• Within the last few decades, tenant-only firms emerged as companies began to recognize the need for exclusive representation. While tenant rep firms continue to gain market share, many traditional firms are well-entrenched.

However, despite the deep roots of traditional firms, the potential for conflicts, whether overt or covert, is still a concern. Can you provide our readers with a few examples of conflicts involving deals that may not be visible to tenants?

Michaels: Landlords may offer incentives and rewards to brokers who bring tenants to a particular building; they may also offer brokers additional listings in other buildings. In so doing, a broker may lose objectivity. In addition, listing brokers may be compromised if landlords want to keep tenants in their building or in another one of their listings even if the office isn’t in the tenant’s best interest. 

Some firms representing landlords have a separate division that supposedly represents tenants; other firms say they integrate tenant representation within the larger group of landlord brokers. Either way, traditional firms still have a vested interest in putting landlord listings first. 

Overall, dual agency brokers have always been beholden to landlords, either because the landlords are clients of their firms or they want to get future listings from these landlords. So, what is the conflict checklist. What can you do to prevent conflicts?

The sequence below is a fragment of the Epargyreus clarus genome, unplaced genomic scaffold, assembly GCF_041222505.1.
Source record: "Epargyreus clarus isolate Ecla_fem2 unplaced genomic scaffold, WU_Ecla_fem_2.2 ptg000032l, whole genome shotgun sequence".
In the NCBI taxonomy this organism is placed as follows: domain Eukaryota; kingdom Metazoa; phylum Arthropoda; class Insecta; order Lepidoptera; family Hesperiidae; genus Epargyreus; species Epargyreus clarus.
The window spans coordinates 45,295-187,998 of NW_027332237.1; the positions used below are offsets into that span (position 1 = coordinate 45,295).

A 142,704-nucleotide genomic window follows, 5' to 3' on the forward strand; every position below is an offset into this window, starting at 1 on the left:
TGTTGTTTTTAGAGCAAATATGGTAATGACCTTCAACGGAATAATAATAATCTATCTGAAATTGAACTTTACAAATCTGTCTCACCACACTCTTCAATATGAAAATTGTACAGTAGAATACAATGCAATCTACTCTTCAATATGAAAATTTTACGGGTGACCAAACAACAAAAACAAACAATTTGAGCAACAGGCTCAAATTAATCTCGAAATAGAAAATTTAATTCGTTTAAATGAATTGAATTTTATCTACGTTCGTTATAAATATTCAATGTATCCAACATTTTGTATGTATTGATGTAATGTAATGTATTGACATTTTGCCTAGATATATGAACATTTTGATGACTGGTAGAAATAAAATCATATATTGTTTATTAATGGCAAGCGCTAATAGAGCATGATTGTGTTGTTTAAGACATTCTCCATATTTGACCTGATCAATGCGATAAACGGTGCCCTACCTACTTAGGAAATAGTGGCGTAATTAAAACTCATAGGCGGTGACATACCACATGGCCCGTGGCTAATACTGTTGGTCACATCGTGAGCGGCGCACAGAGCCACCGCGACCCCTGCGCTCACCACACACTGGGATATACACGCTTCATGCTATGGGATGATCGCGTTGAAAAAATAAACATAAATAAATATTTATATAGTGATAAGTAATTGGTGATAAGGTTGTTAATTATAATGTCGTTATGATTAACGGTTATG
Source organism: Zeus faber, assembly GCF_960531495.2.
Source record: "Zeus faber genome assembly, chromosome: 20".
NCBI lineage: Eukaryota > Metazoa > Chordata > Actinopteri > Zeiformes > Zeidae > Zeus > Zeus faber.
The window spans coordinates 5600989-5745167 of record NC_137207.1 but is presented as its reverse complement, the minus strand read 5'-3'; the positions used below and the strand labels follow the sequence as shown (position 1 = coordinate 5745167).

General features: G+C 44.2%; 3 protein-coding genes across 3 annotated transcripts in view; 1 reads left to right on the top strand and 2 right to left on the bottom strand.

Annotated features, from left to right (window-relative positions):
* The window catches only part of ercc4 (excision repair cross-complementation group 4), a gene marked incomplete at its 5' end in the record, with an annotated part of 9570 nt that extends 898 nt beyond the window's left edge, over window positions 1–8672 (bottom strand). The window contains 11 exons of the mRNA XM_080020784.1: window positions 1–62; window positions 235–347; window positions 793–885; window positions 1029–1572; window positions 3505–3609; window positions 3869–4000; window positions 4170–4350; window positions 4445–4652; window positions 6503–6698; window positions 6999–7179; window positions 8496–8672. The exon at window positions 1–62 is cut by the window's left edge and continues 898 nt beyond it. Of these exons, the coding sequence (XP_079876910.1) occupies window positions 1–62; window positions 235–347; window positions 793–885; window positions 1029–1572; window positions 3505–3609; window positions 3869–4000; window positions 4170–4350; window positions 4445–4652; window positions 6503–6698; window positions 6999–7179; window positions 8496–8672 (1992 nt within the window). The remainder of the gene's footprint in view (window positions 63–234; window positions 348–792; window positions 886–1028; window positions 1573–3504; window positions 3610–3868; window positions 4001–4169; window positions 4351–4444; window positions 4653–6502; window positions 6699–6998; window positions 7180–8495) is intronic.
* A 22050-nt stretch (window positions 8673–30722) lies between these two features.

Michaels: Raise the issue of potential conflicts from the get-go;  Ask for an account of all the brokerage firm’s relationships, listings, and asset/property management work with landlords;  Ask for full disclosure from brokers, including the amount of fees or commissions landlords are paying them. Expect to be informed if the broker is offered bonuses or discounts; Be sure that your interests are protected in your lease in such matters as expansion, contraction, and termination rights as well as non-disturbance clauses in the event of new ownership; and carefully consider the bottom-line budget implications of your prospective firm and determine your greatest opportunities for savings.

Companies are advised to research the track record and recommendations of prospective commercial real estate firms. They should also consider the value of integrated services such as transaction management and project management. What advice would you say is most important at the end of the day to overcome the obstacle?

Michaels: At the end of the day, it’s clear that traditional real estate firms and tenant rep firms will continue to compete against each other on the same playing field—and competition in the marketplace is always good.  At the same time, both sides should continue to respect each other and cooperate in a collegial manner. 

What’s most important is the need for companies to ask the right questions, weigh the options, and select the firm that’s right for them. And it’s important that they perform their due diligence knowing that we work in a post-Sarbanes-Oxley world, where even the appearance of conflicts is not acceptable.

We aren’t suggesting that anyone should question the integrity of professionals on either side of this debate. Rather, it may be wise to question the business model…as well as the wisdom of conducting business as usual.